A Few Tips on Organizing Creative Writing Research

from Rosmary
from Rosmary

I am studying sciences. Did I mention? I’m not going to college to do that. Rather, I’m collecting essays, blog posts from educational and science websites, and books to learn about astronomy, the composition and life cycles of suns, the earth and galaxies, and about gravity. It is not easy for me to learn this stuff sometimes. For instance, I was reading Isaac Asimov’s essay “What is Mass?” from his book Isaac Asimov’s Guide To Earth and Space. I just didn’t understand this essay. I must have read it twenty times (granted often late at night when I’m tired). I finally asked a friend who teaches math and science just what mass is. I learned from him the simplest of definitions: “the space an object takes up.” When I went back to the essay, Asimov’s instruction made sense finally and it expanded my understanding of gravity, so now I can move on with other essays in Asimov’s book and not feel lost. The point is, if you are writing fiction and need to understand something new and technical, you should have plenty of reading material, yes, but also get yourself a really smart buddy whom you can ask a question of now and again, when you don’t understand something.

I found it important to get Pocket or another bookmarking application for saving posts of interest. This application saves space on my hard drive, because the bookmark is saved on Pocket’s server. This keeps my browser free of excess stored information in the form of bookmarks, which makes my browser speedier to load. If you decide to use my example, I recommend that you spring for Pocket’s small monthly fee (about $5) or storing your research posts. For this fee, Pocket stores the original page, (as opposed to a link as with browser bookmarking) even if the page no longer exists live on the web. You can get apps across devices too. If you don’t like how pocket functions or it doesn’t play nice with your chosen applications, there are plenty of other services like it to choose from.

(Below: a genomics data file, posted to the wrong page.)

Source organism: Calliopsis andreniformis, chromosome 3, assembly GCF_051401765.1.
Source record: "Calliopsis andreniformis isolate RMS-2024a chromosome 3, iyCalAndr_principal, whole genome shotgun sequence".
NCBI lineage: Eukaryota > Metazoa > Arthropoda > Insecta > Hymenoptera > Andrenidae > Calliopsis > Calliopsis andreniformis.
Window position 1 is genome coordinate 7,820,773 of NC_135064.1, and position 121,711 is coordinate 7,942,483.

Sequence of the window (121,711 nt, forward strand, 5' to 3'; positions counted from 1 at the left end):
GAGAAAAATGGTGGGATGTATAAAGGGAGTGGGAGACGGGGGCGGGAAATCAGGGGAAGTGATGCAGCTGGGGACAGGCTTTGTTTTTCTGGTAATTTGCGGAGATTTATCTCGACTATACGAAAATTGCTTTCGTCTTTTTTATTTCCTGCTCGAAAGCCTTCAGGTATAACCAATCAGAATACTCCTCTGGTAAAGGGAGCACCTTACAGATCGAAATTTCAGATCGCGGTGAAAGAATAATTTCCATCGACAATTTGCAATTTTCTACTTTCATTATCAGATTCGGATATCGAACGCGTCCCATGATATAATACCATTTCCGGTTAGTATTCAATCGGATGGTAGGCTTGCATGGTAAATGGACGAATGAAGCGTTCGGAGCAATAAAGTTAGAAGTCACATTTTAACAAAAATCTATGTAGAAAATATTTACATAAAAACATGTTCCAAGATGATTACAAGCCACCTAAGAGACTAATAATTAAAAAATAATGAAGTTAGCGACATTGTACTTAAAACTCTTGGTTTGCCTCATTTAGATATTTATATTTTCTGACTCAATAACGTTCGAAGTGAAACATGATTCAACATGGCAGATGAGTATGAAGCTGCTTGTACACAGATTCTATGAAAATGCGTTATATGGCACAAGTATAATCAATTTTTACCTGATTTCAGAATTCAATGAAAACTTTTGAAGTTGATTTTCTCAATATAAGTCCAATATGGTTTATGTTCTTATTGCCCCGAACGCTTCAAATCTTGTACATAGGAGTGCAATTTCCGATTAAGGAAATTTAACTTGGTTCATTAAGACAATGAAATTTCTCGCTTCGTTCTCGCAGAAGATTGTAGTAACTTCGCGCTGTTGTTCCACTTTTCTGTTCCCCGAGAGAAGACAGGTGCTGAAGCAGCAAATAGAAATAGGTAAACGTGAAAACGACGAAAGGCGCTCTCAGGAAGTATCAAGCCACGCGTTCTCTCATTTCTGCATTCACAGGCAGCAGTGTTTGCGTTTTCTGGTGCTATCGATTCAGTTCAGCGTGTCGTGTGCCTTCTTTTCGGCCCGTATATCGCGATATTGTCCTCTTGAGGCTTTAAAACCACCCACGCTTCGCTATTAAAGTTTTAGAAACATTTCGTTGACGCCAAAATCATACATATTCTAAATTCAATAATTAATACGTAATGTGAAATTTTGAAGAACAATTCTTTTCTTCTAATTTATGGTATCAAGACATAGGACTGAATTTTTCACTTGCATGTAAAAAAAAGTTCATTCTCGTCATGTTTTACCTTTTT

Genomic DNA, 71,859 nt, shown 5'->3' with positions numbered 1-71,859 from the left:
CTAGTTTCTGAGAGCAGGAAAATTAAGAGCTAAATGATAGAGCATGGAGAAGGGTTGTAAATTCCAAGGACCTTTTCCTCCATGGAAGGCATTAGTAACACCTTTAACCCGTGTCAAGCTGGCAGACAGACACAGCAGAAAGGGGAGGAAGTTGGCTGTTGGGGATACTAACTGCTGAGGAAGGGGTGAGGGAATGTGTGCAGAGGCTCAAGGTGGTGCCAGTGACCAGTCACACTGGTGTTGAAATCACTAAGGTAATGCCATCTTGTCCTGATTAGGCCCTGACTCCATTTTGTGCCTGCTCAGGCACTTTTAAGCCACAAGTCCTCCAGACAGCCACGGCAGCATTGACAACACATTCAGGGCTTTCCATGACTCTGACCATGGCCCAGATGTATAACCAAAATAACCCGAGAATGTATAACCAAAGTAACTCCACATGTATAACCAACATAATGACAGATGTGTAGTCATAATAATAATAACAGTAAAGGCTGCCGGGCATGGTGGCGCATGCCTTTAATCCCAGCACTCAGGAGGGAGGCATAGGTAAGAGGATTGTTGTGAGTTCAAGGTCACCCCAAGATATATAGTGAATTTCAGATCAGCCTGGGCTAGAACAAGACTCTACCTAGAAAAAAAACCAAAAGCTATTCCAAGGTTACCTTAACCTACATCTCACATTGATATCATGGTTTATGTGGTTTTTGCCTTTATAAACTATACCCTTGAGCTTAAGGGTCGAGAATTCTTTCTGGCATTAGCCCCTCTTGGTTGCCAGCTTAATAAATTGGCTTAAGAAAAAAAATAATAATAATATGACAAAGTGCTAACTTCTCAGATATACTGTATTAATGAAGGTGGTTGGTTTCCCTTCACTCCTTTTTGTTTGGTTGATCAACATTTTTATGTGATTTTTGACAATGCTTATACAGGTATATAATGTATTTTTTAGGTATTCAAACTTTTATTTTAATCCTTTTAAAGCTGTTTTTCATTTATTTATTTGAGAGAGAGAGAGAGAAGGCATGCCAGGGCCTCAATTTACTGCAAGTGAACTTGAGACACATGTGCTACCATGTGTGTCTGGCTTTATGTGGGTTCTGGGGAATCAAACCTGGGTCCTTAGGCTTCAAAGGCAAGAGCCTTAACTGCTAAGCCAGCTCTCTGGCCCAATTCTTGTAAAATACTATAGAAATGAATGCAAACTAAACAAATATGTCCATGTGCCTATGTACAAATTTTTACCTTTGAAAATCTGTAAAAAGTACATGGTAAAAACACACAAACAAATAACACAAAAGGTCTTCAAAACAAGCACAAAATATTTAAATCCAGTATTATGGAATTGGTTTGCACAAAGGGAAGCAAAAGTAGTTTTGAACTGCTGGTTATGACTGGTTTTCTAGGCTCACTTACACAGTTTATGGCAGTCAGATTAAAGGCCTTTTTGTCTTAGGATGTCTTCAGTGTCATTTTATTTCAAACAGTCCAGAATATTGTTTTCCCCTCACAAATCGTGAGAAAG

I am not fond of research at the library (gasp!), so I do most of it online. As such, I subscribe to a huge variety of interesting websites. I do that in several ways. I follow pages on Twitter and Facebook. For example, I subscribe to Nova, IFLoveScience, and many other science blogs. When I like a post, I can save to Pocket easily.

I also have Feedly, an rss feed reader for blog sites and other website pages with rss feeds. (You can use any feed reader. I just found Feedly easy to use since I have google email and use Chrome all the time. These applications play nicely together with Pocket too) When I find a post that I think supports my learning or project really well, I put it in Pocket right from Feedly, so I can refer back to it when I am studying or writing. If I’m in a real hurry, I can also save a post within Feedly for later reading, though if the post disappears, Feedly does not save the entire post for you, only a summary.

I use tags for my saved research. If you use websites frequently, you likely know about tags, categories, and hash tags. If you don’t, I recommend you research what these mean and how they are used on Google and start using them. If already know about these and are lazy about using them, you might want to consider that this is the difference between a towering pile of paper surrounding your desk, threatening to fall over, and a drawer full of easy to find files. Just say’in.

Good news by the way… I just got notes back from my advisor and second reader for my senior project. Their notes suggest some very minor polishing edits, but they like it. They both like it a lot! Looks like I’ll graduate September 20. Only a few things left to do: create a senior presentation, schedule my presentation, put one final polish on my senior study and resubmit, and then practice my presentation. Oh, and pay my graduation bill. Pretty soon I’ll have a college degree!

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